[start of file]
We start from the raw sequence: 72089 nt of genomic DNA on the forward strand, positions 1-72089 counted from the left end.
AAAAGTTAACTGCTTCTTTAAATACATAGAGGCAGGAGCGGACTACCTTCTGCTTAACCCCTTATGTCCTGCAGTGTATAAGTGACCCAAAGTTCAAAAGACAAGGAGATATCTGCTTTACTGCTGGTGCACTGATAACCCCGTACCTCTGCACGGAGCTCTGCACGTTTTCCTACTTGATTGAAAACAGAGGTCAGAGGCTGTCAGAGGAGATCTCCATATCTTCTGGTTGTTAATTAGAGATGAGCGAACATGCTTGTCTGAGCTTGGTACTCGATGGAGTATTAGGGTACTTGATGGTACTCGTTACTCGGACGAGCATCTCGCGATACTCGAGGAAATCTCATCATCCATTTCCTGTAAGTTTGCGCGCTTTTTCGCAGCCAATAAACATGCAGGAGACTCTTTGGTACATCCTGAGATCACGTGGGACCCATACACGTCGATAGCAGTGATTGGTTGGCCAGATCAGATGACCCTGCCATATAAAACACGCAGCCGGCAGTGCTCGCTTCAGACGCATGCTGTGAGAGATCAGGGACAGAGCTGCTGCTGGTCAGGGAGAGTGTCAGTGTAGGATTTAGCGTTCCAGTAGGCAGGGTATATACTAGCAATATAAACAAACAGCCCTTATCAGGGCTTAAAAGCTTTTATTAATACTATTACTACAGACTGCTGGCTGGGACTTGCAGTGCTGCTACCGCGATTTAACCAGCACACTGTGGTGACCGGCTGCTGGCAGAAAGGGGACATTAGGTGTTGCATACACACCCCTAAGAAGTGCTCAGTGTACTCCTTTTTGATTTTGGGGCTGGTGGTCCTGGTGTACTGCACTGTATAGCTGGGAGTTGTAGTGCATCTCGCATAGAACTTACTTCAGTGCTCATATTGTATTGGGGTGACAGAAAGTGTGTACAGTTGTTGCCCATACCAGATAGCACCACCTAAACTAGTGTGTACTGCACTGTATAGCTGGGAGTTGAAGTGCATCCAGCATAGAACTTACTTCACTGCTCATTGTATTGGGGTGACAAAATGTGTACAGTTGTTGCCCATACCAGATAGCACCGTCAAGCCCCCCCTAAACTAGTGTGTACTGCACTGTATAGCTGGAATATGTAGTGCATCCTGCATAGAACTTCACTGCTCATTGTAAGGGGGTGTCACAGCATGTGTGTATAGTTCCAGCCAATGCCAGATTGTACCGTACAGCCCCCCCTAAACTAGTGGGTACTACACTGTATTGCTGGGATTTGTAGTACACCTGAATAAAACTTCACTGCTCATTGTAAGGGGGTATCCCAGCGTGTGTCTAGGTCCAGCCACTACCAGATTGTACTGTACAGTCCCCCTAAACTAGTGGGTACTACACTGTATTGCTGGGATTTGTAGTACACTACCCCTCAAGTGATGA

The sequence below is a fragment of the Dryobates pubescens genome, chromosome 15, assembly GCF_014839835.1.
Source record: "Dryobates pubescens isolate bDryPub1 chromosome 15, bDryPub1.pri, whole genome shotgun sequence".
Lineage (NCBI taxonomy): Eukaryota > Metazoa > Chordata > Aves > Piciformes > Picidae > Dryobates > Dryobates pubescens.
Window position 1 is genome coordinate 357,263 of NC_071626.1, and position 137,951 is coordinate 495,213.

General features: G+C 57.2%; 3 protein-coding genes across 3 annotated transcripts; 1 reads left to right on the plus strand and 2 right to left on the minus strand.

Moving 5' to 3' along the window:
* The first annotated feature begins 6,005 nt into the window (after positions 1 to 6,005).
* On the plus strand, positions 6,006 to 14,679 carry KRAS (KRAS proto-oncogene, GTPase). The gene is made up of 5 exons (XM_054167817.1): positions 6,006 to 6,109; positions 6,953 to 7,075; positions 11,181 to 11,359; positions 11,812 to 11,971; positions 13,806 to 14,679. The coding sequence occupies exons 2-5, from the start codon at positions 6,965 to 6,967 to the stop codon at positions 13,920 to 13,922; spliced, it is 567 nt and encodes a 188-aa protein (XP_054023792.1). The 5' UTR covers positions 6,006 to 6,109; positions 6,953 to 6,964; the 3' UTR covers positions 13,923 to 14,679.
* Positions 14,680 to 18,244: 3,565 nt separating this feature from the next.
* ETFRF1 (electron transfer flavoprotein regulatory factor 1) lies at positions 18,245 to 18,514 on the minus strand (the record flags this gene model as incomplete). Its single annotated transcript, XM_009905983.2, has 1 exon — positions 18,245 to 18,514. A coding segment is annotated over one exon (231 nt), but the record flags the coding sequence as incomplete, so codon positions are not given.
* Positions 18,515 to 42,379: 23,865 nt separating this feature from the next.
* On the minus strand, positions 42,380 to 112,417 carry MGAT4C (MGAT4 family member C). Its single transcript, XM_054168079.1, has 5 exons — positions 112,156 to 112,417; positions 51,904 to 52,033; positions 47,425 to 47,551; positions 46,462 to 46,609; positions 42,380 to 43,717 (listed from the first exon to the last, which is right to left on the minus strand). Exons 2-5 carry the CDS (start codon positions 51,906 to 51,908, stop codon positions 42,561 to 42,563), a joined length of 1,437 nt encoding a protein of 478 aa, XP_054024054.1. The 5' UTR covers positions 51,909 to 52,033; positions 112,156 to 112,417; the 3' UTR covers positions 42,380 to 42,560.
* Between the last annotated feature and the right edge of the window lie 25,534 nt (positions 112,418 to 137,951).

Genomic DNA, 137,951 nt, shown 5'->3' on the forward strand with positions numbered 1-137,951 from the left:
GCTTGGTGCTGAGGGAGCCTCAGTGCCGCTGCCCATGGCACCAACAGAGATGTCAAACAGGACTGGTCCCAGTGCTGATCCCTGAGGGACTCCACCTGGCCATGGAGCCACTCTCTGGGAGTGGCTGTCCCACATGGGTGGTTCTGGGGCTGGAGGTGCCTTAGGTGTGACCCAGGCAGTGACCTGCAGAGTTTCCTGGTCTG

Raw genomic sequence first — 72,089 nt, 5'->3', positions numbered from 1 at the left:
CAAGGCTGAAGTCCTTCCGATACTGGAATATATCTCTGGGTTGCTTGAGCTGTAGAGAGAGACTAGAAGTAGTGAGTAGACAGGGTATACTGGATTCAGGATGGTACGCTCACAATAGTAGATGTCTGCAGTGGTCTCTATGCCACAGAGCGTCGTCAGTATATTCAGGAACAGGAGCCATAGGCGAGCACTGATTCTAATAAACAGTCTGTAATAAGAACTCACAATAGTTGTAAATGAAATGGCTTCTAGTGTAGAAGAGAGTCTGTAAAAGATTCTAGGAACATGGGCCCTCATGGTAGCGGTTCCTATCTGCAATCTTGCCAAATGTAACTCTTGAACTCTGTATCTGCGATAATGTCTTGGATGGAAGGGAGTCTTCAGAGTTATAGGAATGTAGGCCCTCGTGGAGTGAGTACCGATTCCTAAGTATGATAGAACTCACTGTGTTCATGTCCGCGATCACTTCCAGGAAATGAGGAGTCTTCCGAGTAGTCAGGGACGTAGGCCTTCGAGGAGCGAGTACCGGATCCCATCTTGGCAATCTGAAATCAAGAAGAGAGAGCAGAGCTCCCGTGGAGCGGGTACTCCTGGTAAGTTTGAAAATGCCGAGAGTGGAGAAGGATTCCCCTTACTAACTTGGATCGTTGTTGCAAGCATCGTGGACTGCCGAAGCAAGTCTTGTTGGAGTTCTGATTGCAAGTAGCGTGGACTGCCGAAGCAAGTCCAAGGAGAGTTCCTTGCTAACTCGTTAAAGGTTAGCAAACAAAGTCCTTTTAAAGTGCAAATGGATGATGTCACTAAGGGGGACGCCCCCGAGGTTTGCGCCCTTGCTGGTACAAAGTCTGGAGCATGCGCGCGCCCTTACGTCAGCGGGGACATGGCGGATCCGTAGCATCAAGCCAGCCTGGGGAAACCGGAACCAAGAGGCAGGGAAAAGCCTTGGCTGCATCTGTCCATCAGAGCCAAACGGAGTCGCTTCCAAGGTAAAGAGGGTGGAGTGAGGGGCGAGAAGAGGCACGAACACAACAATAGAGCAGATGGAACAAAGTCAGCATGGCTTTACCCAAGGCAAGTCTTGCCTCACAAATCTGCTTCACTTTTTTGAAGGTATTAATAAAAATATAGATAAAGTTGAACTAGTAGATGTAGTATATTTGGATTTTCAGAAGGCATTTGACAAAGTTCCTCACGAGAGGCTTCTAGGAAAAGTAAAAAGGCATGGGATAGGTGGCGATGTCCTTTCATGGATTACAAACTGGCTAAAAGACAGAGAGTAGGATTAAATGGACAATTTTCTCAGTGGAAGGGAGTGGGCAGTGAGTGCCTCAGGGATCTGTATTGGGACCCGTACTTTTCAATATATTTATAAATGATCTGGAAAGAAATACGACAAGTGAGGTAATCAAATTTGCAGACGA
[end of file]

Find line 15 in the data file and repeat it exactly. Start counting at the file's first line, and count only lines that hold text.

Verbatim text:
* Between the last annotated feature and the right edge of the window lie 25,534 nt (positions 112,418 to 137,951).